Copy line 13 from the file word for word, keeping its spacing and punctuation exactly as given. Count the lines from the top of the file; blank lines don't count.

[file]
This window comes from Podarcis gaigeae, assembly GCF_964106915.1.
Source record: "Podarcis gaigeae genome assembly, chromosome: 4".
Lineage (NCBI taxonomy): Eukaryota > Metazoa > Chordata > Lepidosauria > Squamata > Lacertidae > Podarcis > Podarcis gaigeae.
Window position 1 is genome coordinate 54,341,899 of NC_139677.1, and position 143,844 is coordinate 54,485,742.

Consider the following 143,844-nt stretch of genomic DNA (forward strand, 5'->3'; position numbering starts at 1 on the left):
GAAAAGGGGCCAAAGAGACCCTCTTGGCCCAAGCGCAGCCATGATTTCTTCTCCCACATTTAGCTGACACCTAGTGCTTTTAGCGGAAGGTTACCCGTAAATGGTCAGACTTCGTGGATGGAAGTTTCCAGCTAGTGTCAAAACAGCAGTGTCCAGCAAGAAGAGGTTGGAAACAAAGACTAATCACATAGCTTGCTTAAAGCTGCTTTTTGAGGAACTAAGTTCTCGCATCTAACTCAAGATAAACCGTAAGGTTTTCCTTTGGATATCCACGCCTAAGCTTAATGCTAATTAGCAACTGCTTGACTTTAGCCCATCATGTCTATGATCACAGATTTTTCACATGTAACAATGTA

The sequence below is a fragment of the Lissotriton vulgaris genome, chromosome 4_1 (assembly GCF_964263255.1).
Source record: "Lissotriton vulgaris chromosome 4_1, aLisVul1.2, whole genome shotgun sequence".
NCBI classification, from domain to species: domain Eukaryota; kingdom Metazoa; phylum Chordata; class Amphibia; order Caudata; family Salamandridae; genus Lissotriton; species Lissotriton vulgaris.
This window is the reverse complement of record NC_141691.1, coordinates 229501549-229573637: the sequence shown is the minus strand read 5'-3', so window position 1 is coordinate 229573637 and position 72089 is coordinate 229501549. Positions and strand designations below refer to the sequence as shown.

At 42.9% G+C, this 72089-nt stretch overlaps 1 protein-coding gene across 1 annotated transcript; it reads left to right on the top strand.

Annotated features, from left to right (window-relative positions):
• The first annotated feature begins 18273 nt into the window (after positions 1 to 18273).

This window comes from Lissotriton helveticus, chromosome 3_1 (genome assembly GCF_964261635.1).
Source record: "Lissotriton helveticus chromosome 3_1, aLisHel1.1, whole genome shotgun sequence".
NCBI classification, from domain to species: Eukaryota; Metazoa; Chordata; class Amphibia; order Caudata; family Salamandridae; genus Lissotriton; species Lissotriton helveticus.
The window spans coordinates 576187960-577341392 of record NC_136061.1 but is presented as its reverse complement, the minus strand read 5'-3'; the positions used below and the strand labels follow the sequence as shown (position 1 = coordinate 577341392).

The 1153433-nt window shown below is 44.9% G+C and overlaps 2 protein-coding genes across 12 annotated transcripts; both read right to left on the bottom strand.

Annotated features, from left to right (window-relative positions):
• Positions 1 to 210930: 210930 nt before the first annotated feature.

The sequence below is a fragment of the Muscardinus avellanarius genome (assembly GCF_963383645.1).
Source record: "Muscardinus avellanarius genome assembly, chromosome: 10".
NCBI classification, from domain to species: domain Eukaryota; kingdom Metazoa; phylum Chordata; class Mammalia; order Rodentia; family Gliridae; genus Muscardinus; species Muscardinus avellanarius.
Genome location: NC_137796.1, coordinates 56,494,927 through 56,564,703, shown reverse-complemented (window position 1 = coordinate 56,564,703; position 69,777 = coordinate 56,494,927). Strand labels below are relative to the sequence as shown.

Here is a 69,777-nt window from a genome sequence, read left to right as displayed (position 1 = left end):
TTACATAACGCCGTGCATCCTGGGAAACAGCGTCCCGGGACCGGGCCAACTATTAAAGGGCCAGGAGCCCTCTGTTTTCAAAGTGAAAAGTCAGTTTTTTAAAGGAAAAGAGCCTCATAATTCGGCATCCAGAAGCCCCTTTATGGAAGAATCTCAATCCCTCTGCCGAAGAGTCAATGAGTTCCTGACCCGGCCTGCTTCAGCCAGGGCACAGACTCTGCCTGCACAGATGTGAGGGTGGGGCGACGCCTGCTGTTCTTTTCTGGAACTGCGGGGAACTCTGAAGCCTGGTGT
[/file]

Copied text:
• The first annotated feature begins 18273 nt into the window (after positions 1 to 18273).